Bank of America seems to have a habit of pissing people off. Last time they caused a stir, it was over the “Bank of Amigo” fiasco around early 2007, where they were allowing new loans, cards, etc. to be opened without Social Security numbers in many offices around southern California, effectively endorsing illegal immigration. I had been a customer with them for about 7 years, coming in as a Fleet customer before their merger. I was furious with Bank of America over this issue at the time, and began looking for another bank.
Fortunately for me, this turned out to be a good thing, as I found USAA during this search. USAA offers the best rates and yields over their competitors (including BoA), and convenience options like depositing a check at home from the computer, which was unheard of for a consumer account back then. They were also the first bank to offer a deposit option from a mobile phone too. I also found a better insurance premium than I had before (with GEICO, who I also later found out was anti-gun). I subsequently moved about 7 or 8 accounts, from checking, savings, credit and an auto loan to USAA and I have never looked back.
Bank of America is now at it again in the news, this time targeting gun makers. Meet Joe Sirochman owner of American Spirit Arms, his sales have skyrocketed 500 percent lately, due to the political climate these days. Due to this increase in volume, Bank of America froze his accounts. After going through hours jumping through hoops trying to get to the right person, Joe finally reached a manager in the right department who told him his accounts were on hold for further review, and her exact words he says: ‘We believe you should not be selling guns and parts on the Internet.’ (emphasis added)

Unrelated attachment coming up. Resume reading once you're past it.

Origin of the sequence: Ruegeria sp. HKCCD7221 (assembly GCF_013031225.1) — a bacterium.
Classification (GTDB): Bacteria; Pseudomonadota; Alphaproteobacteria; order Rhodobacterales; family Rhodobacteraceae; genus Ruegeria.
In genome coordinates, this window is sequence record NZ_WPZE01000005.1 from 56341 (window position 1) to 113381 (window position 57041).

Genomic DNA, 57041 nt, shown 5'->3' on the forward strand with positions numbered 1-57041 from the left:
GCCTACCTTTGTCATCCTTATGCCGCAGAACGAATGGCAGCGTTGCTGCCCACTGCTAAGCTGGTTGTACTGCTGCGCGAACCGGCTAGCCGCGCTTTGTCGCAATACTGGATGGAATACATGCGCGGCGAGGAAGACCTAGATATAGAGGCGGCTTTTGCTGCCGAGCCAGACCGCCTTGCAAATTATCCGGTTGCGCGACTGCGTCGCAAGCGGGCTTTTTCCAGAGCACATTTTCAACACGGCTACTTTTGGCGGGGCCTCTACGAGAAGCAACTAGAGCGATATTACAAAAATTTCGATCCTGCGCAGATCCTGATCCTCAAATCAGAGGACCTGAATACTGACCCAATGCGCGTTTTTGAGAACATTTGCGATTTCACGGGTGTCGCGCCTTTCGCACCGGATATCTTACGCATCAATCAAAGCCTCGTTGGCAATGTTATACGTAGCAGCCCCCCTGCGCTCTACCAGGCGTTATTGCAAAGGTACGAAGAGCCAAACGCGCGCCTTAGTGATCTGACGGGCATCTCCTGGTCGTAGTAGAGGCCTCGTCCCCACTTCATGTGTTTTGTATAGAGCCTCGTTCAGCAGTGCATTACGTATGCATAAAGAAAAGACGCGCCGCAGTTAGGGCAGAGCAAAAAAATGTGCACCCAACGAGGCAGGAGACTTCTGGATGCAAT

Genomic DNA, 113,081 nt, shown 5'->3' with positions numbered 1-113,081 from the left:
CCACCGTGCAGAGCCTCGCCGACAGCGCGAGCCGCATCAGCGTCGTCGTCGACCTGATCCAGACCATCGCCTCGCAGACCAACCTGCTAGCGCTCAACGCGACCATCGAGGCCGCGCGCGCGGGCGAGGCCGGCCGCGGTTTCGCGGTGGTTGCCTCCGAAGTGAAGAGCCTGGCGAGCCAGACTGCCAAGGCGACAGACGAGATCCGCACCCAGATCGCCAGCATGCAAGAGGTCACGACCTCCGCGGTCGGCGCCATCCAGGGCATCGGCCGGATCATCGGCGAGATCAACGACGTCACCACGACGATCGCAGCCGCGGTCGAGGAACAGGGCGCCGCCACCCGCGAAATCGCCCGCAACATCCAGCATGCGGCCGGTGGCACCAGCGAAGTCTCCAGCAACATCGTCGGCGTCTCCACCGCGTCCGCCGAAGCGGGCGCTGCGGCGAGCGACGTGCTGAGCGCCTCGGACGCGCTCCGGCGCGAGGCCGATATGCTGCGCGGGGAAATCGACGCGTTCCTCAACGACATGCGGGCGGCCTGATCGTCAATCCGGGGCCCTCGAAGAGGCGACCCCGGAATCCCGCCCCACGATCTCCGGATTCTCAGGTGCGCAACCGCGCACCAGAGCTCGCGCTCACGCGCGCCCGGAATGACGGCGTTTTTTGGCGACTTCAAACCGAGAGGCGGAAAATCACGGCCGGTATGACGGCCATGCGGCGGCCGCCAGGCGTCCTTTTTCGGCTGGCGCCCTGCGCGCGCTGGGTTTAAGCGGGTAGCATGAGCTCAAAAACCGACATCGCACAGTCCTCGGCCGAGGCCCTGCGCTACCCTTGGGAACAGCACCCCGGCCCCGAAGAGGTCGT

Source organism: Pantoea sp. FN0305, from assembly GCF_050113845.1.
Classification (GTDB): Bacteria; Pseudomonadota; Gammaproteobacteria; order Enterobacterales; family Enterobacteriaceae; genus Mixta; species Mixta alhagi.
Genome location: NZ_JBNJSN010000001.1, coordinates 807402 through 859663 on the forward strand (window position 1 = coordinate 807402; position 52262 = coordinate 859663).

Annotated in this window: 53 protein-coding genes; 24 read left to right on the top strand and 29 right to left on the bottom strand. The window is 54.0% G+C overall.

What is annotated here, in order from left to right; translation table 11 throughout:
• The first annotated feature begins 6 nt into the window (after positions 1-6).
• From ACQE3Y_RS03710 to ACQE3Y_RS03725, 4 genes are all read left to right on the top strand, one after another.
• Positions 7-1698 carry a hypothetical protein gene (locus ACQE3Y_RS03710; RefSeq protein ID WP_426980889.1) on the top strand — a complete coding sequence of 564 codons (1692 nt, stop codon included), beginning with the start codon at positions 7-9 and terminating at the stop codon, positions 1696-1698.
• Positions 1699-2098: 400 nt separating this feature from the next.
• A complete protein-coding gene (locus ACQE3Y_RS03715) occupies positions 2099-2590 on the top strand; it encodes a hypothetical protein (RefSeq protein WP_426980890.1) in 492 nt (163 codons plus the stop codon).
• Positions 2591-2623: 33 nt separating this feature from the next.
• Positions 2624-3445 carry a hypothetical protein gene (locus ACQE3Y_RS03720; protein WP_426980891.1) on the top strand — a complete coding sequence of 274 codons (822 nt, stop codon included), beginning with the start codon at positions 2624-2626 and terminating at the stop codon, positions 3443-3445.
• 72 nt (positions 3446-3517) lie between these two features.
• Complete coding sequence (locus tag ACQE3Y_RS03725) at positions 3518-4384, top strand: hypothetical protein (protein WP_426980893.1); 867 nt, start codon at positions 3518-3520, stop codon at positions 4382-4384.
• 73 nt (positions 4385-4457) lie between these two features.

If you’re a customer of Bank of America, I would truly urge you to call them and voice your opinion over this. It is absolutely asinine for bank manager to weigh in his politics to a business owner, who has all the proper federal licensing and is frequently audited by the ATF for accountability, on what he should or shouldn’t be selling. It is one thing if there is a specific policy written by the company, that forbids certain business types from opening accounts, but personal opinion of the employee has no place there.
Further account from Joe is on his post on Facebook, a subsequent post stating he has recovered most of the deposits by fighting them and I guess pressure from other sides, and that he has opened up an account with another local institution.
It’s not just the manager though, this is apparently not the first time Bank of America has targeted the gun industry. McMillan Group International was reportedly told that its business was no longer welcome after the company started manufacturing firearms – even after 12 years of doing business with the bank.